I also took out the food processor and grated a head of cabbage so I could try making my own sauerkraut. It’s in the jar now on the counter and I’ll be diligently punching it down each day. It will take 3-4 days before we can taste it. I’m actually pretty excited about trying more cultured vegetables. I really like pickles and I think any of these vegetables might be a super easy way to put more cultured foods into our diet. Stay tuned for the taste test!
I’m barely getting the hang of making kefir but I’ve moved on in my cultured food experimentation. Right now, the dogs and I are drinking kefir (the dogs love it, BTW), but TM has been less than impressed. I am going to continue trying different flavors and see if he can be won over.
So, I tried making kefir cheese over the weekend. I think it took me longer to track down the muslin than it did to get it ready. I tried several kitchen stores looking for a muslin bag, and finally headed to the fabric store to just buy muslin fabric. Hence my ghost looking kefir getup. I just put the kefir into the square of muslin and hung it over a large glass jar, securing it with a heavy duty rubber band. I had to adjust it by raising it up a few times during the 24 hours that it set, but it was pretty easy to do.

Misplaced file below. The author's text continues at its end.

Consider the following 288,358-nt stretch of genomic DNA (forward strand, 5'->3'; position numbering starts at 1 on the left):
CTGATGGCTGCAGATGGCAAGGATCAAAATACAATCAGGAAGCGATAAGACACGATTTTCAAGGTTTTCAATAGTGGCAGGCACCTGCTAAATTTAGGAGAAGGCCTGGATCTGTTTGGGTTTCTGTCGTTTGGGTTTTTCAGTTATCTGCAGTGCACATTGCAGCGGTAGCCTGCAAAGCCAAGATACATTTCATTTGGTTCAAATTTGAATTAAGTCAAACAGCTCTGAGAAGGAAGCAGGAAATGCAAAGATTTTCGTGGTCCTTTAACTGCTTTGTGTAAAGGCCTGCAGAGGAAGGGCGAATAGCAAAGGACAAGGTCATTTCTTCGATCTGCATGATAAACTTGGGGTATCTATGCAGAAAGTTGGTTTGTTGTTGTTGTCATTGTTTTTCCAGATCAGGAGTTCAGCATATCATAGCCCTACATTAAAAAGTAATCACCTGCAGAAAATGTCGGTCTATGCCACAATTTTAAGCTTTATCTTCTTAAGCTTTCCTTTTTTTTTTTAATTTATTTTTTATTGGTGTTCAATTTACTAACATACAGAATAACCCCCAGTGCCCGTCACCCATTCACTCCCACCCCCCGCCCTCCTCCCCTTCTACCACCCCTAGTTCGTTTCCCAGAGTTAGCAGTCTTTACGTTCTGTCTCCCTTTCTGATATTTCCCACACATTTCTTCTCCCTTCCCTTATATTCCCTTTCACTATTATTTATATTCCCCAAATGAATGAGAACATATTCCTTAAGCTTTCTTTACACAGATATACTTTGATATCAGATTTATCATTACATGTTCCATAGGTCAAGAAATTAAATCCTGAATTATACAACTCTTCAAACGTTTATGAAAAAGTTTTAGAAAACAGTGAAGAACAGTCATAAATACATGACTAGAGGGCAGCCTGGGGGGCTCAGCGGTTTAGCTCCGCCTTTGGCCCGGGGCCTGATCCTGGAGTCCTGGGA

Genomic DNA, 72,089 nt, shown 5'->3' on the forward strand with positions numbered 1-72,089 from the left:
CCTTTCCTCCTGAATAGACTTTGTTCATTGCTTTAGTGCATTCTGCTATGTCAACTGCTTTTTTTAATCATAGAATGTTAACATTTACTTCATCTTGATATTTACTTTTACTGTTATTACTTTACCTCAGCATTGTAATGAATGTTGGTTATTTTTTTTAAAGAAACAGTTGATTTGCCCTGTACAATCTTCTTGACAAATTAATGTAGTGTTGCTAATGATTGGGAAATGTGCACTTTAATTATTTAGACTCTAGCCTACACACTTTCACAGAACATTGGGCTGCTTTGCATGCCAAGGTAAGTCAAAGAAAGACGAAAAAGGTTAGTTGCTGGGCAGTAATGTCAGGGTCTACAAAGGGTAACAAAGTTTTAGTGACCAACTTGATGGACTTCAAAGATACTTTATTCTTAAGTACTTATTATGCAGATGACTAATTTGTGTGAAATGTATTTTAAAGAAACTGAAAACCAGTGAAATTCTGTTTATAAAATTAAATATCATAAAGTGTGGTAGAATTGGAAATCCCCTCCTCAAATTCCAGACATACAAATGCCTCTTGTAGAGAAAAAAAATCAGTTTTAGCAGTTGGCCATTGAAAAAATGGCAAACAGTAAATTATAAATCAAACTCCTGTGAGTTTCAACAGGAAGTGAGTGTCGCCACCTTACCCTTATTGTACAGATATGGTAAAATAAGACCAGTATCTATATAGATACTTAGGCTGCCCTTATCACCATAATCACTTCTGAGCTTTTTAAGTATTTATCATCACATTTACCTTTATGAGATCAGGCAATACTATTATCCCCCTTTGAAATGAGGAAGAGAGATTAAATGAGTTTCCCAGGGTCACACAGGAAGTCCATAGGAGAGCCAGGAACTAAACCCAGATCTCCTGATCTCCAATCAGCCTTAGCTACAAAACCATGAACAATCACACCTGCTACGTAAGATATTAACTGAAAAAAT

When it was well drained today, I stored the whey for use in cultured vegetables and seasoned the cheese with garlic powder and dill. It’s in the fridge now and I plan to taste it in a few hours.
I took a class this week on how to make your own kefir, a fermented milk drink that is similar to yogurt. I learned more about the digestive health benefits of kefir in the class and also learned about how easy it is to make. I also got to taste three different flavored kefirs that the instructor had made — pineapple, mango and strawberry. I think mango was my favorite of those three.
I left the class with kefir grains and some kefir “enthusiasm” (lol) so I stopped at the grocery store to get a carton of milk so I could make some right away. It’s in the 24 hour fermenting stage now. My plan is to also do a second ferment on it with blueberries before drinking it or sharing it with TM.
I’m also looking forward to trying to make kefir cheese and some fermented/pickled vegetables from one of the future batches of kefir.